Pleasant Home

From Wikipedia, the free encyclopedia
Jump to: navigation, search
John Farson House
Farson Pleasant Home.jpg
historic view of front elevation of "Pleasant Home", which was built for John Farson.
Location 217 Home Avenue, Oak Park, Cook County, Illinois
Coordinates 41°53′7″N 87°48′2″W / 41.88528°N 87.80056°W / 41.88528; -87.80056Coordinates: 41°53′7″N 87°48′2″W / 41.88528°N 87.80056°W / 41.88528; -87.80056
Area 4.7 acres (19,000 m2)[2]
Built 1897
Architect George W. Maher
Architectural style Prairie style
Governing body Pleasant Home Foundation
NRHP Reference # 72000454[1]
Significant dates
Added to NRHP June 19, 1972
Designated NHL June 19, 1996[3]

Pleasant Home, also known as the John Farson House, is a historic home located in the Chicago suburb of Oak Park, Illinois, United States. The large, Prairie style mansion was designed by architect George Washington Maher and completed in 1897. The house was added to the U.S. National Register of Historic Places on June 19, 1972. Exactly 24 years later, in 1996, it was declared a National Historic Landmark by the United States Department of the Interior.[3][4]

History[edit]

George Washington Maher (1864-1926)

Pleasant Home, historically known as the John Farson House, derives its common name from its location, at the intersection of Pleasant Street and Home Avenue in Oak Park.[5] It was built and designed by prominent Prairie School architect George W. Maher in 1897.[6] The house was constructed for John Farson, who lived in the house from 1897 until 1908. In 1908 the home's most recent private owner, Herbert S. Mills, bought the house and stayed there until he sold it to the Park District of Oak Park in 1939.[6]

Restoration began on the house in 1966 with a US$26,000 rewiring project.[6] In 1970, at a cost of more than $40,000, a number of tasks were completed in the restoration process. On the home's exterior, the fascia and soffit were rebuilt as needed and the roof was repaired as well. Also on the exterior, the wood surfaces were repainted. The repairs were conducted in a manner consistent with the original design and construction of the building.[6]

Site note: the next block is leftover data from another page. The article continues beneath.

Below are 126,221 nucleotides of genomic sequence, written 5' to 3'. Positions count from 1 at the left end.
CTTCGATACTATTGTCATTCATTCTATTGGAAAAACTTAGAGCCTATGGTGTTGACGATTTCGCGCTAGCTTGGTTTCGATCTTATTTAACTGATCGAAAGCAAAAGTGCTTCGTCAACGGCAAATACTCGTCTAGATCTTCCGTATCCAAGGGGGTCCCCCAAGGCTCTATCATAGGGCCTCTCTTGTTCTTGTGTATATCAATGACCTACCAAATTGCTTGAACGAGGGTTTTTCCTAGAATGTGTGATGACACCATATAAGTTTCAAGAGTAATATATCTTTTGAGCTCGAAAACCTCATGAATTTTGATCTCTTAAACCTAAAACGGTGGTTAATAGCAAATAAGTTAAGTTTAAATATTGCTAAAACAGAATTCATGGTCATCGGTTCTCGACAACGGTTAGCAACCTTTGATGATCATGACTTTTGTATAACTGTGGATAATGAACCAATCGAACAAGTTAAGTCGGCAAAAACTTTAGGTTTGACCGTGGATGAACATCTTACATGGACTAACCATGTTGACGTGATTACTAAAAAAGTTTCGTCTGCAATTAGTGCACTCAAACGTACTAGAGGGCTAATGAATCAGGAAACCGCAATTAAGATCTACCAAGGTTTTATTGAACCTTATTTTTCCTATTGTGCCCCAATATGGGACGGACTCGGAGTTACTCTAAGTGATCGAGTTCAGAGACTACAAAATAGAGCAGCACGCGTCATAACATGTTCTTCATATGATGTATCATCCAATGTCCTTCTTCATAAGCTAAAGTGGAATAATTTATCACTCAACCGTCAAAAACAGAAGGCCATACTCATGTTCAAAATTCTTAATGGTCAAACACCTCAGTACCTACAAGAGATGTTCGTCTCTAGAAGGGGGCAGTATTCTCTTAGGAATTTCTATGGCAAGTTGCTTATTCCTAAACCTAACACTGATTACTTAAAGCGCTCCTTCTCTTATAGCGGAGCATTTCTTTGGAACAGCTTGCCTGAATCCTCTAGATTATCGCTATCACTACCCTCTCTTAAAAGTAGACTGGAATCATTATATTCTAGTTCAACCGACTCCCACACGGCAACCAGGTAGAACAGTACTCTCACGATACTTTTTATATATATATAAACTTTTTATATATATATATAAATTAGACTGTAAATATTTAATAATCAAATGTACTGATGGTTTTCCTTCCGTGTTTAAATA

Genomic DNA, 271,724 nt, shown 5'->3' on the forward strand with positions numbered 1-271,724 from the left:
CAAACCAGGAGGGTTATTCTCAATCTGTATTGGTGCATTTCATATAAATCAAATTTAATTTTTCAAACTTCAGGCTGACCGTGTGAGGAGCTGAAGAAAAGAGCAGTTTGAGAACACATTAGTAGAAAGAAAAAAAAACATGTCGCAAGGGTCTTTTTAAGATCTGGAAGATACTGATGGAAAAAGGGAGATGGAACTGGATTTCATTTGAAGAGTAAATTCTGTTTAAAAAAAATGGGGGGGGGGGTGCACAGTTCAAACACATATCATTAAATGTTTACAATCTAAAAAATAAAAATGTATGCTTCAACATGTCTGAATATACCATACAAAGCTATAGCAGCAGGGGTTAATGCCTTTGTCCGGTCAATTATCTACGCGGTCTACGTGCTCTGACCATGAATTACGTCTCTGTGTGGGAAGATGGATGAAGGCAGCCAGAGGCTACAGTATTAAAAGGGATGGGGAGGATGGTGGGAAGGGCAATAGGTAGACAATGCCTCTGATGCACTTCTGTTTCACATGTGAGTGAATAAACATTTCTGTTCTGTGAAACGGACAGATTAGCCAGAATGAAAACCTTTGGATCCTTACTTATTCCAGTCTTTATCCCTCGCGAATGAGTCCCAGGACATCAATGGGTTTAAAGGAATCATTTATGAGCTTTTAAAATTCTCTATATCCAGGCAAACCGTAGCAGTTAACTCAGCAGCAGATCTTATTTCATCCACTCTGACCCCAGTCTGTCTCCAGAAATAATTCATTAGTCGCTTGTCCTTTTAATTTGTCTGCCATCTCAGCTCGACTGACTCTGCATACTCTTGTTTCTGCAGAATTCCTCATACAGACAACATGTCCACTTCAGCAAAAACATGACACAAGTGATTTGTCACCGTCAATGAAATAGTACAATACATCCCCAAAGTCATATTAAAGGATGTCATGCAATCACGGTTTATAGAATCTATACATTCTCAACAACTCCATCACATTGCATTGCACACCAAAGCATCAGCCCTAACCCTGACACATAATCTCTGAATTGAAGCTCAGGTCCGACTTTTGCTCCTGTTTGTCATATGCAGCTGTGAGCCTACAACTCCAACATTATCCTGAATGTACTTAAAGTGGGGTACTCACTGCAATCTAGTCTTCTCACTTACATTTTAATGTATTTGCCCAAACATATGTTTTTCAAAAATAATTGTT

Significance[edit]

The John Farson House(front view) known as "Pleasant Home"
rear view of the John Farson House known as "Pleasant Home"

Pleasant Home is an important example of early Prairie style. The house is listed on the U.S. National Register of Historic Places; it was added on June 19, 1972.[1] In addition to the structure's individual listing on the National Register it was listed as a contributing property to the Ridgeland-Oak Park Historic District when the district was added to the National Register in 1983.[1][2] On June 19, 1996 Pleasant Home was declared a U.S. National Historic Landmark.[7] Two days prior to the National Historic Landmark designation the village of Oak Park's village board declared the John Farson house an Oak Park Landmark.[5] The Farson House is among the earliest of the Prairie style buildings. The house is considered the finest surviving example of Maher's work.[7]

Notes[edit]

  1. ^ a b c "National Register Information System". National Register of Historic Places. National Park Service. 2010-07-09. 
  2. ^ a b "Pleasant Home," Property Information Report, HAARGIS Database, Illinois Historic Preservation Agency. Retrieved 27 May 2007
  3. ^ a b "John Farson House". National Historic Landmark summary listing. National Park Service. Retrieved 2007-10-09. 
  4. ^ Kathleen Cummings (January 13, 1992). "National Historic Landmark Nomination: John Farson House / Pleasant Home" (pdf). National Park Service. . Accompanying 16 photos, exterior and interior, from c.1901-1905, c.1920 and 1972. PDF (5.87 MB)
  5. ^ a b "Pleasant Home/John Farson House," Oak Park Landmark Nomination Form, HAARGIS Database, Illinois Historic Preservation Agency, pp. 12-31. Retrieved May 27, 2007.
  6. ^ a b c d "Pleasant Home," Illinois Historic Sites Survey, HAARGIS Database, Illinois Historic Preservation Agency, pp. 1-11. Retrieved May 27, 2007.
  7. ^ a b "John Farson House," NHL Database, National Historic Landmarks Program. Retrieved May 27, 2007.

External links[edit]